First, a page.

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Maura Curran, Attorney
Jupiter, FL 33458

Can a Non-Citizen Be a Guardian for a Minors?

While the odds of needing a legal guardian for your child are low, the consequences of not naming a legal guardian in your will or a separate document can be significant. A court would have to choose somebody to care for your child without your input.

In our globalized world, it is not uncommon to have close friends and family members who live in a different country. This raises the question of whether a non-US citizen may legally qualify for guardianship. The short answer is that your child’s guardian does not necessarily have to be a US citizen or a permanent resident. However, it is ultimately up to the court to approve a guardian.

When deciding whether to approve the individual you nominate for guardianship, the court looks at several factors, including the individual’s residency or citizenship status. There could be tax complications if a non-citizen is also named as your child’s trustee, but not being a citizen is not enough to be dismissed by the court.

How Guardianship Works

As a parent, you are legally responsible for supporting your child until they reach the age of eighteen. This means ensuring that they receive medical care, education, food, housing, and clothing. If you were to unexpectedly die or become incapacitated, somebody needs to step in and fulfill your parental duties.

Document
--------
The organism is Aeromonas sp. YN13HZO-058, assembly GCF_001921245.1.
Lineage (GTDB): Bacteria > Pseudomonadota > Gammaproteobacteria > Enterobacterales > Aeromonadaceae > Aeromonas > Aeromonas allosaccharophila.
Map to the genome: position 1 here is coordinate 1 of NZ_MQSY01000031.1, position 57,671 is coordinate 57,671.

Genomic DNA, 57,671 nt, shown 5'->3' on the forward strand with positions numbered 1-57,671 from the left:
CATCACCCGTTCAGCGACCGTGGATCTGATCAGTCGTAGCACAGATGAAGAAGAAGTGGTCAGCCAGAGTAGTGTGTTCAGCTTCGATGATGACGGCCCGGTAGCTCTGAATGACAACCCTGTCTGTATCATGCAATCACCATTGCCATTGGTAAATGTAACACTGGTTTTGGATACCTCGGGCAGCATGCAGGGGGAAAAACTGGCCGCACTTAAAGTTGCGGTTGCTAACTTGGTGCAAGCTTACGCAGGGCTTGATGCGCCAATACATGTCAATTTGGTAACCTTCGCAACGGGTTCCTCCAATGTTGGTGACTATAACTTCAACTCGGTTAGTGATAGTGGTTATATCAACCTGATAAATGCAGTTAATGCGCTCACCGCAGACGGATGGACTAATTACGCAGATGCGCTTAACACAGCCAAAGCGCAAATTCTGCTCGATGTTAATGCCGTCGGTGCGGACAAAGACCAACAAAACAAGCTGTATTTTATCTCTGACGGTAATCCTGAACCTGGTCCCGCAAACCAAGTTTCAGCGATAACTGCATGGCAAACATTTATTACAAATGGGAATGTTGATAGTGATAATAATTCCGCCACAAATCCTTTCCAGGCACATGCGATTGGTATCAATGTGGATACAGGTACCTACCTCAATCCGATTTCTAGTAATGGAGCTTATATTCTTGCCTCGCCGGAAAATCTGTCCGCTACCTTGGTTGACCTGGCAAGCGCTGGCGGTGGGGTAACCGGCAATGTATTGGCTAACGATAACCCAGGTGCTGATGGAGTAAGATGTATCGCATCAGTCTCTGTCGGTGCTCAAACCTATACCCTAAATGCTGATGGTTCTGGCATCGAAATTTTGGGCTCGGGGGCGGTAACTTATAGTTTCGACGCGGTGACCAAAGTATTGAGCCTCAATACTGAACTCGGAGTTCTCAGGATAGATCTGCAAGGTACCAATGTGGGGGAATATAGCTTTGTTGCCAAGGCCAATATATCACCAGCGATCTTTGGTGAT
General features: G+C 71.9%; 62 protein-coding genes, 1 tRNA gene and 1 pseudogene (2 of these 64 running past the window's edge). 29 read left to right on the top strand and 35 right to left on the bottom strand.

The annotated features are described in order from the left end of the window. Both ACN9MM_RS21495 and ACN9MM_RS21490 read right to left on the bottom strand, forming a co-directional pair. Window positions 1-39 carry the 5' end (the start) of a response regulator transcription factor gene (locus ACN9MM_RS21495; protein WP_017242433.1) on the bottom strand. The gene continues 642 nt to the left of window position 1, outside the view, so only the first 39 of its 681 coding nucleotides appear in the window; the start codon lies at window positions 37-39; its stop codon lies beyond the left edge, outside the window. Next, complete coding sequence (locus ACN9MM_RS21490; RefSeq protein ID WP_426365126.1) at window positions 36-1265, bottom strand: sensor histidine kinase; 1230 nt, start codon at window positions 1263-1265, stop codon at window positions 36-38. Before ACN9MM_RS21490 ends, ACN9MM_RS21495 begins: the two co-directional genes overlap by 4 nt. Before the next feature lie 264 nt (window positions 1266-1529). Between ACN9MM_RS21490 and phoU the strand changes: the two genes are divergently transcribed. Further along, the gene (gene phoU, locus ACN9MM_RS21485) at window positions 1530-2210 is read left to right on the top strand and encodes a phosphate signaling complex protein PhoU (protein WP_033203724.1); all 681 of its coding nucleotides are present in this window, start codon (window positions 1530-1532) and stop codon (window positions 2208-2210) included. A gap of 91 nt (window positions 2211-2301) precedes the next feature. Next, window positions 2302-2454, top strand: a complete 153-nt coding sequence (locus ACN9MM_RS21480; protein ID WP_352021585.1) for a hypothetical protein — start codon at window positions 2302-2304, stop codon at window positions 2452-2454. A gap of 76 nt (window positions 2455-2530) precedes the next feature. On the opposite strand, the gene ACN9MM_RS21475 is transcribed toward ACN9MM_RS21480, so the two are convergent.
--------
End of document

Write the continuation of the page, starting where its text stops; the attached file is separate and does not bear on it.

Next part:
Normally, this would be your child’s other legal parent, but there is the possibility that the other parent is unable to step up. There is also the possibility that you and your child’s other legal parent will both die or suffer disability at the same time or within a short period of time. What happens to your child then? Who will provide the care that you are no longer able to provide?

The adult who takes over caring for your child is known as your child’s guardian. Ideally, this should be somebody you trust to raise your child the way you want them to be raised and who is willing and able to do the job.

Parents should name a guardian in their estate plan. Surprisingly, around 60 percent of Americans do not have a basic will. Without written instructions about who should care for your child in your place, the matter is left up to the state. The court could choose a guardian for your child. If nobody from your family is willing or available, your child might even end up in the foster care system.

Even if you have a will and name a guardian, it is still ultimately up to the court to decide if that person is qualified to serve in that role. In other words, the guardian named in your will is just a candidate. A family member could challenge your nomination in court, or the court may decide on its own that a guardian is unqualified.

Non-US Citizens Not Necessarily Disqualified from Guardianship

When evaluating a guardian candidate, the court assesses whether they meet guardianship qualifications under state law. In Florida, a guardian must be either a resident of Florida and 18 years old or a non-resident who is related to the ward by blood, marriage, or legal adoption. A felon cannot be appointed legal guardian in the state of Florida.